Dependent personality disorder (DPD) can impact your relationships, self-image, and ability to set important boundaries. Unfortunately, having DPD can impact your own ability to heal and negatively affect a loved one’s ability to heal. This article explains DPD and its role in enabling addiction, how it’s a form of addiction on its own, and how it can influence addiction treatment and recovery.
What Is Dependent Personality Disorder?
Dependent personality disorder is defined as a mental condition where a person relies entirely on others to meet their physical and emotional needs even though they may be able to take care of themselves. The exact cause of DPD is unknown, but the disorder often begins as a result of childhood or adolescent trauma that leads to the person developing a fear of abandonment. A psychiatrist usually won’t diagnose a person with DPD until they are an adult, as symptoms relating to care and dependence are contingent on the person’s age, and whether or not the level of dependency is age appropriate. Symptoms of DPD include:
- Difficulty making everyday decisions without excessive amounts of advice or reassurance from others
- Needing others to assume responsibility for major areas of their life
- Difficulty expressing disagreement out of fear of abandonment
- Difficulty doing things on their own due to doubt in their own abilities
- Going to extreme lengths to obtain support from others, even if it involves doing something unpleasant
- Feelings of discomfort or helplessness when alone because of exaggerated fears of being unable to care for themselves
- Seeking other relationships as a source of support and care as soon as a close relationship ends
- Unrealistically preoccupied with fears of abandonment
Dependent Personality Disorder and Addiction
It is not uncommon for personality disorders to co-occur with addiction. DPD isn’t an exception. There are many factors in DPD that contribute to the development of substance use disorder (SUD). How and why a person started using substances might depend on the person’s specific experience, but symptoms of DPD can influence decision-making and a person’s ability to get help on their own. Factors that might contribute to a person with DPD developing an addiction can include an inability to set boundaries, lack of personal identity, direct influence from their support system, and inability to advocate for themselves.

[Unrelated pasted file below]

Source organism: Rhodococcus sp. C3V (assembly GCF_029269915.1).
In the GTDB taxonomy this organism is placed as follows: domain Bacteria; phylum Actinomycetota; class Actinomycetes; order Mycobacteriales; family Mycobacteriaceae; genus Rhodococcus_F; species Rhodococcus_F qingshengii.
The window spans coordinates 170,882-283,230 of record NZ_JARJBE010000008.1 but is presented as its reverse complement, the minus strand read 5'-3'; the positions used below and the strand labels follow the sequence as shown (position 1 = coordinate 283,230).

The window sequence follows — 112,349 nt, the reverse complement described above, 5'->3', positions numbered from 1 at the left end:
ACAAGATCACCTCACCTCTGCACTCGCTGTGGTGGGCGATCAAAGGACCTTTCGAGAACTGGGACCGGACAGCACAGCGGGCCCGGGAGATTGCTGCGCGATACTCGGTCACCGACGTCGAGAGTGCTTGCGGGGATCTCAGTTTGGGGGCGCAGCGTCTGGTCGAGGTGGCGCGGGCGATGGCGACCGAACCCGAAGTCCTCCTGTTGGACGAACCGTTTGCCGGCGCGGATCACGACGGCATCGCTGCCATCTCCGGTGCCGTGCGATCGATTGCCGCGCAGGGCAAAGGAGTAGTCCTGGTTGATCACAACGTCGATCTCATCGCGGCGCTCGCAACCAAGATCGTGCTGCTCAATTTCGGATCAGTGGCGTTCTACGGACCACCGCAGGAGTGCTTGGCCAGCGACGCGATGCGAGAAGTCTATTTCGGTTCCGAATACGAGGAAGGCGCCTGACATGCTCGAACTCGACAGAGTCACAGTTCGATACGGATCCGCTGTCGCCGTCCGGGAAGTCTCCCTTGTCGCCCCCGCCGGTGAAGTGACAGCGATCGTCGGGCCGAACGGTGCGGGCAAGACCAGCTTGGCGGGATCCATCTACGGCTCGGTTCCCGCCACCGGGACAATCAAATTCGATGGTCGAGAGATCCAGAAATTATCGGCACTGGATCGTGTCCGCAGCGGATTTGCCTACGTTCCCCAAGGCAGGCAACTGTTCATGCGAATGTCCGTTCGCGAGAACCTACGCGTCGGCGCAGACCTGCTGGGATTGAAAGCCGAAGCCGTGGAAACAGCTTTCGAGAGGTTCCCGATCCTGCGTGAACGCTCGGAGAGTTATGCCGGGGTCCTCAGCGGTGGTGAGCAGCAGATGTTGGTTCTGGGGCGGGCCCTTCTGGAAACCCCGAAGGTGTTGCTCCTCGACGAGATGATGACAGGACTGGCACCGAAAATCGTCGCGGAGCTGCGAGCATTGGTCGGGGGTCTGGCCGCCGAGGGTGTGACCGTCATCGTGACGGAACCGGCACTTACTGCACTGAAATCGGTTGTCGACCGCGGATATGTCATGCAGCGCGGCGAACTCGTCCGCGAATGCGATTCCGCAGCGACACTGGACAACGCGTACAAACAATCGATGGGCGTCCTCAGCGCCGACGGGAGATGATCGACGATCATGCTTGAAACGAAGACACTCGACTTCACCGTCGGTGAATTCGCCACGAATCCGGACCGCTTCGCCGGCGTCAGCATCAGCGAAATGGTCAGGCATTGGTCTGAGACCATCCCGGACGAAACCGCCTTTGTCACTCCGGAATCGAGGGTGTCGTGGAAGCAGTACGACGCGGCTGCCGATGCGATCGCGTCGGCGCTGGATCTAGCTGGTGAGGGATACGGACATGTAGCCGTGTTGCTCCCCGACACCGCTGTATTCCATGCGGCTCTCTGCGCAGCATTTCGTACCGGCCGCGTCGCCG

Inability to Set Boundaries
Those with DPD tend to have a hard time saying no. This can become dangerous, especially when it comes to substance use. If someone they care about also uses substances, they are more likely to give into the pressure to use substances, even if they are uncomfortable or want to stop. They might struggle to set boundaries with a partner they know also struggles with substance use, and then consequently enable their addiction. An inability to set boundaries can also lead to exposing themselves to mistreatment and abuse. This can impact a person’s mental health, leading them to self-medicate as a way to cope.
They Might Not Have Life Skills
Those who rely solely on their partner most likely believe they don’t need to develop the skills needed to be independent. Important life skills, such as cooking for themselves, practicing physical fitness, and self-care, can help a person be responsible for their own well-being as well as help them progress in life. A person relying on others might feel stuck or dissatisfied. They might rely on substance use to cope with any underlying feelings of helplessness that they might blame on themselves and their perceived inability.
How DPD Impacts Addiction Treatment
It’s harder to help someone be their own person and take care of themselves if they believe they don’t have the ability to do it. DPD can complicate the success of a person’s treatment because of how much they rely on others. They don’t believe that they are able to be their own person and make their own decisions. They think they need others in order to function. This becomes a problem in treatment because addiction treatment and recovery require a person to become their own advocate. During treatment, they might have the complete support of the staff, but outside of treatment, they’re reliant on themself and their ability to take care of themself.
Why a DPD Diagnosis Can’t Be Ignored
A person with DPD might appear as if they are passing the requirements of treatment with flying colors on the surface, but underneath they may only be agreeing and complying with treatment expectations because of disorder symptoms, and not because they are actually improving and getting better. While the consequences of this might not be obvious during treatment, it can become complicated when the person leaves treatment. During recovery, they might resort back to their old ways. If they haven’t learned how to be independent, they still fear abandonment, or they avoid disagreements, it will be difficult for them to commit to their recovery and develop the personal resiliency required to live a sober life.
In a way, those with dependent personality disorder have an addiction to relationships. They tie their entire worth into who is caring for and supporting them. This develops a toxic situation that makes it hard for a person to get better. In order to be successful in treatment, you need to be your own advocate. Support systems are important in addiction treatment and recovery, but they can’t be something that you rely on completely. When a person is diagnosed with DPD, they need to unlearn these behaviors. With the help of talk therapy and learning independence, a person with DPD can become their own advocate and source of support. At Bella Monte, we focus on treating every factor of the person, including underlying mental health. If you would like to learn more about how personality disorders impact addiction, call us today at (800) 974-1938.